Polypropylene or PP, the plastics that is used to make these containers are made from polymerizing propylene, a gas that contains carbon and hydrogen. The additives are FDA approved. Where will the carcinogens come from.

By the way, the surgical implants like joints are made from similar kinds of plastics. Would someone put an implant like an artificial knee inside the body if it was carcinogenic?
Anonymous said…
I am glad my suggestion helped to a certain extent.

My take on what Debopriyo said would be simple - okay, do not listen to anyone. Just try using the "microwave safe" plastic for heating AND cooking your food every SINGLE day for every single meal in the microwave for 30 days. Do the same with glassware. compare the results. The "microwave safe" plastic will leave a rather corroded bottom and you will easily see that the original firmness and shape has not been retained. Also the clear plastic you once bought would have turned cloudy and yellowish ( pls use turmeric in your food for this test) and your glassware will be shiny as new in the exact same shape. Will not absorb/retain color or vice versa leach it's contents into the food. For a quick test, try cooking ( not just reheating for faster results) any subzi that has turmeric in it for 30 days. Does it seem normal to you that if something can be retained and absorbed, then there is possibility that during that process something else can be diffused back into the food as well? After this test, you wont need a doctor or anyone to confirm anything. You can rely on your own observation. It is really upto you to make a life choice. I or no one else can force others. It is in my own experiences that I have changed from plastics to glassware. I naively used plastics when I was a newly married bride and slowly but steadily ( over a year or little more) observed that my plastics did not retain the original shape I bought it in. Also the turmeric stains never went away. I am not sure how much your m/w usage is per day. But this WILL happen eventually when you least notice.

oh and FDA approved does not mean we can blindly consume everything. I insist, you read their disclaimer - " Because of inherent limitations of science, FDA can never be absolutely certain of the absence of any risk from the use of any substance." I can do a whole topic on FDA. While they are the gatekeepers of any new product in the market, they cleverly DO NOT gaurentee that their approval equates 100% safety. It is up to your discretion they say. I could give you sooo many examples and reasons for FDA approvals and failures. But I think I have already used enough blog space from Kalyan's even though he is being kind enough to let me. :)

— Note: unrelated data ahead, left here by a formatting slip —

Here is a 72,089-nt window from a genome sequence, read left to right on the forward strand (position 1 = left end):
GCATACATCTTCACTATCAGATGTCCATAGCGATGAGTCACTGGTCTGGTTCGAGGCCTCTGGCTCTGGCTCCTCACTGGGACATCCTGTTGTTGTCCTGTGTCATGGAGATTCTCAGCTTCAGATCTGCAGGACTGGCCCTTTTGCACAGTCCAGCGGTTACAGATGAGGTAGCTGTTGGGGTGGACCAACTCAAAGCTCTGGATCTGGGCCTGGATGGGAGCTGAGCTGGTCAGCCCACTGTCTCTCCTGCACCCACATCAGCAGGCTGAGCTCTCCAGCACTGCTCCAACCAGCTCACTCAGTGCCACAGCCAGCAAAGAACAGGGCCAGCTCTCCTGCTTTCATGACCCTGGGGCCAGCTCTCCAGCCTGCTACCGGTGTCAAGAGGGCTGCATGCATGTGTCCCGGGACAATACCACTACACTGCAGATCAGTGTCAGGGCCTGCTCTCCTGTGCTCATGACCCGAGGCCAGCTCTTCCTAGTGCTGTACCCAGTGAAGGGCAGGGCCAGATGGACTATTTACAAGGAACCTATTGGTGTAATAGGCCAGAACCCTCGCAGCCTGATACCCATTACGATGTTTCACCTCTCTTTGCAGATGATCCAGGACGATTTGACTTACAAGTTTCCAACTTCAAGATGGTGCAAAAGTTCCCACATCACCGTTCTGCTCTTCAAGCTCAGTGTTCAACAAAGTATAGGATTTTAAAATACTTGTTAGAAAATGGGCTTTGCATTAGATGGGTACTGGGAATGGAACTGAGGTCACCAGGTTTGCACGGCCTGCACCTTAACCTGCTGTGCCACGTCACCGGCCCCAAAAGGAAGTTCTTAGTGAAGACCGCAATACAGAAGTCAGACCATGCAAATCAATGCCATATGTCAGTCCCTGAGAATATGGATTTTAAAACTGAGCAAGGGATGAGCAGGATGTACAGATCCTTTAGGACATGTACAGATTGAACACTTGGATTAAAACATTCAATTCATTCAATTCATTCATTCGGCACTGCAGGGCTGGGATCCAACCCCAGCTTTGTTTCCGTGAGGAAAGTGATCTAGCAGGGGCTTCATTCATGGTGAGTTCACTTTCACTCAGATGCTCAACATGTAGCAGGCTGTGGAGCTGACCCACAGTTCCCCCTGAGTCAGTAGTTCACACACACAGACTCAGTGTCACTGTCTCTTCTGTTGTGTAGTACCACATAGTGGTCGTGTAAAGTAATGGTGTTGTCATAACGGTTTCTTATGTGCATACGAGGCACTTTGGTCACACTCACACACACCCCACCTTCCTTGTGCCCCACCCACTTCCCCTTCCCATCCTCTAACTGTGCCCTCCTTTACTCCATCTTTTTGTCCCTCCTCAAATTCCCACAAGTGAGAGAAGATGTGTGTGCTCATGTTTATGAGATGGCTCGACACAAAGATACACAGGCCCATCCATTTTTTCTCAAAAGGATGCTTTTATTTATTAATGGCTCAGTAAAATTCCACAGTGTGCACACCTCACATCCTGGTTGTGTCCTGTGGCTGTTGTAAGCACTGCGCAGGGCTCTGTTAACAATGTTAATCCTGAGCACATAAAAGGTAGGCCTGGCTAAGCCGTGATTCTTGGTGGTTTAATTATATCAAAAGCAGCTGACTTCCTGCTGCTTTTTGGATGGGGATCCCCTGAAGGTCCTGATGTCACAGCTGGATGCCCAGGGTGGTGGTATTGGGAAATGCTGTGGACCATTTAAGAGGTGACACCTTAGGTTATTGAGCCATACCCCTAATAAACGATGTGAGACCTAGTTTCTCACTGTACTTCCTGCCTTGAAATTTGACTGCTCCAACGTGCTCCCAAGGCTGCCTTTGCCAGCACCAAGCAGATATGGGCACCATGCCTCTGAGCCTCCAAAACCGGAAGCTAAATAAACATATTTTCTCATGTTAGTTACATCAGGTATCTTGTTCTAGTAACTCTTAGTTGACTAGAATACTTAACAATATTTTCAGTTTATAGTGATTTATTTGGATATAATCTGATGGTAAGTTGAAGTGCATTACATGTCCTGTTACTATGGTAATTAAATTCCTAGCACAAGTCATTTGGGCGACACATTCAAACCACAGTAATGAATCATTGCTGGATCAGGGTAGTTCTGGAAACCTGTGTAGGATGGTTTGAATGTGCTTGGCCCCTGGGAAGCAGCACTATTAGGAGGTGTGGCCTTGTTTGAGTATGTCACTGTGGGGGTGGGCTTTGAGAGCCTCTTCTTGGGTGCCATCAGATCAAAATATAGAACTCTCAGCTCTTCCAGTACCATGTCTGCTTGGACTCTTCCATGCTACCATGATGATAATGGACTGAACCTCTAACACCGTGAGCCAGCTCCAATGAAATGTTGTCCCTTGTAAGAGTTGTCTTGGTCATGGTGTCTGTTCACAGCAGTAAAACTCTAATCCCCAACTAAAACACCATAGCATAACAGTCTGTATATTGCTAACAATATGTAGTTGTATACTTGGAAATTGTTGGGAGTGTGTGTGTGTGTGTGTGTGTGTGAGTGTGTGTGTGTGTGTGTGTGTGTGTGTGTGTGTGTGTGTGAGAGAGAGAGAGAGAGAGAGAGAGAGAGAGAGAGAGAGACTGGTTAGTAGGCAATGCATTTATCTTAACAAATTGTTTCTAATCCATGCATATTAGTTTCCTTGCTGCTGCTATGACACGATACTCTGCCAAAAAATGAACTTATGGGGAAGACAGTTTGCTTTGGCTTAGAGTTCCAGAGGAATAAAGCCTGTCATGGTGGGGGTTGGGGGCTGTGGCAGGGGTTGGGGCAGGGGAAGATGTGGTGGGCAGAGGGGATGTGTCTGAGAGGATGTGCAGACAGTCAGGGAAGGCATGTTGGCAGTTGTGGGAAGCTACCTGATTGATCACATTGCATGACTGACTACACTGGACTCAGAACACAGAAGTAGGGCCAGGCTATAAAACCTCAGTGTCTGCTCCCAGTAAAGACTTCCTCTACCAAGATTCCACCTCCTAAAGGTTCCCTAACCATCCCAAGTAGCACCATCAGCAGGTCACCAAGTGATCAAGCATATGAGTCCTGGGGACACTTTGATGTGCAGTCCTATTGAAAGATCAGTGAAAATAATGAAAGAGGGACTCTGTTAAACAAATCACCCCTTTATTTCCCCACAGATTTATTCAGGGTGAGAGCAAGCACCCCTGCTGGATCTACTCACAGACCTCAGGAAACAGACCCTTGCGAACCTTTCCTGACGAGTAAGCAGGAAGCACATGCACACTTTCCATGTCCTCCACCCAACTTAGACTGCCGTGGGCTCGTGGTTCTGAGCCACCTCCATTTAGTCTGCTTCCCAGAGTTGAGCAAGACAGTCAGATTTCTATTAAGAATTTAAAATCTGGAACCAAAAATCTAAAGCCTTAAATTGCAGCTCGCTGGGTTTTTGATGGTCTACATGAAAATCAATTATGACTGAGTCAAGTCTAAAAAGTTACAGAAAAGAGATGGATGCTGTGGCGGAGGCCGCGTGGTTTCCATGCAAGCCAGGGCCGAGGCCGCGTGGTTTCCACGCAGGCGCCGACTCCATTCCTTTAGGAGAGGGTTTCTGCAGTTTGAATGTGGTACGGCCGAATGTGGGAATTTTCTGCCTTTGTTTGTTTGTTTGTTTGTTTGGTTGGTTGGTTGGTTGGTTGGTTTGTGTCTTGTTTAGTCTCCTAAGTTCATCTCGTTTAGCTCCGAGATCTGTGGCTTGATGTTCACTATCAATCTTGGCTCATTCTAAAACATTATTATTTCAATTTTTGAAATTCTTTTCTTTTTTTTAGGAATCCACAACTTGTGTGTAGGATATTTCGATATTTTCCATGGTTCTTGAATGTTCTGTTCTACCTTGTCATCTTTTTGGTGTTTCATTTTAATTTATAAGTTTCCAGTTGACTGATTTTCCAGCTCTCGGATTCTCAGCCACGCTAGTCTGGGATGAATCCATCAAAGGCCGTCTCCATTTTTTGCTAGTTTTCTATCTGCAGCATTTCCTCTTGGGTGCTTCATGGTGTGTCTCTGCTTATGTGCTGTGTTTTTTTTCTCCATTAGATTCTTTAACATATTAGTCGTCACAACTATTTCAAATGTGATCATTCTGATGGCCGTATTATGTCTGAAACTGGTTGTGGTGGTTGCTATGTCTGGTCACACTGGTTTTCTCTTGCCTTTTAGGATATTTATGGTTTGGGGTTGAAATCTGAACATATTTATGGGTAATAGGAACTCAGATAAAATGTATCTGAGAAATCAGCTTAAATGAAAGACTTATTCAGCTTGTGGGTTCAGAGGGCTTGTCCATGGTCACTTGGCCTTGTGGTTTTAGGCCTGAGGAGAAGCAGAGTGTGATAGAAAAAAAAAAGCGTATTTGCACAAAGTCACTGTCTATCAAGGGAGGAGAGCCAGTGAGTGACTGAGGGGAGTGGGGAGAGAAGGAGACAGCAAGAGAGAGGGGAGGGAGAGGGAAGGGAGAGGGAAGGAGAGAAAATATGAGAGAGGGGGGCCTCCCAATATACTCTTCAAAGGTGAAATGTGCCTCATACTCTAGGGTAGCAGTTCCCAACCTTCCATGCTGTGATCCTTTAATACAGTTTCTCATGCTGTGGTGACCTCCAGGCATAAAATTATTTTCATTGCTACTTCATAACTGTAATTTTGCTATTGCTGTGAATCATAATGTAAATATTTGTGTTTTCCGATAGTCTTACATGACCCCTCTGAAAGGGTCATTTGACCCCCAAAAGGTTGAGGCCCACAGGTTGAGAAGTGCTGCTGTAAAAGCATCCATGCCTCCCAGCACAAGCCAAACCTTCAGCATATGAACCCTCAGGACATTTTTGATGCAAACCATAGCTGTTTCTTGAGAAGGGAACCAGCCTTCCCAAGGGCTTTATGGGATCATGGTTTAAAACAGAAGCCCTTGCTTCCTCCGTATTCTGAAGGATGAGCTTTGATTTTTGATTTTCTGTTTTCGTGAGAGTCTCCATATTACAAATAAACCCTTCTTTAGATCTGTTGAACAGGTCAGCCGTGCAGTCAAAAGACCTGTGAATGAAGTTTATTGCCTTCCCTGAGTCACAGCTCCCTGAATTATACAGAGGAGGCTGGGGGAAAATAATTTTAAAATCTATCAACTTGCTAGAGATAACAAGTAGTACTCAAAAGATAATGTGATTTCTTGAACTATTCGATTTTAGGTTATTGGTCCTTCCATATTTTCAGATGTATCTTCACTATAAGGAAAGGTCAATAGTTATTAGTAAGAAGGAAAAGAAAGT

As for those plastics in the knee - I am no doctor , but we do not cook or freeze the knee that has the plastic :-) Please note, we are talking about extreme temperatures that makes plastic a bad candidate from a health perspective. Using plastic by itself is not bad ( unless you want to go green, which is a different topic). I serve toast/fruits/chuda/cakes/ rotis and subzi/fish curry etc etc at room temperature on plastic plates for my family/friends for chai. Nothing wrong. I have all my pulses/lentils/flours/dry beans etc and 90% of my pantry stored in plastics. Works great!

Again, knowledge is power guys and we all know that. Use at your own discretion and what suits you best. I am only answering the questions to the best of my knowledge and experience. Nothing I said here is hearsay and I truly don't mean to hurt anyone's thought which might not concur with mine :)

Anonymous said…
To Kalyan's question, you are right. Glass is not so good with withstanding sudden changes in temperatures. Once I take my glassware out from the freezer I either thaw it on the counter or defrost it in the m/w. This does not nuke the food suddenly, it gradually heats it up so the food is not hard anymore. I am not sure of the m/w back home, but some may come with a defrost option. Else if I plan ahead I like to ideally take out the stuff from freezer to fridge the day before and it thaws wonderfully. Same applies reverse too. When you have just baked or cooked in glassware, the glass breaks if placed under running water immediately. Let it sit for 10 mins before you do that. I have been in a hurry and broken couple of my bakeware this way. Hope this helps.

Anonymous said…
oops- typos- meant to say Kalyani's question
Kalyan Karmakar said…
We used plastic in the years after our wedding. Because glass was a lot more expensive. Yes, plastic did get yellow and deformed eventually. Come to think of it the glass baking dishes that we use now are gifts too :) But hey, I have grown up on fish was stored on washed and reused mother dairy milk poly-packs. And dishes washed in ash. It was called the 80s
Anonymous said…
The variation in temperature (freezer to oven etc) is not a problem if it is tempered glass such as pyrex. Standard glass may crack in the freezer.
As to the sceptics out there re the dangers of plastic - guess we each have to make our own choices based on the best information we can find. For a long, long time (many decades after the evidence was clearly in about the dangers), the government agencies authorised the use and debunked the dangers of asbestos. And plenty more like that. In a decade or two you might find the same warnings come out about plastics. In fact in some countries those warnings are already government sanctioned.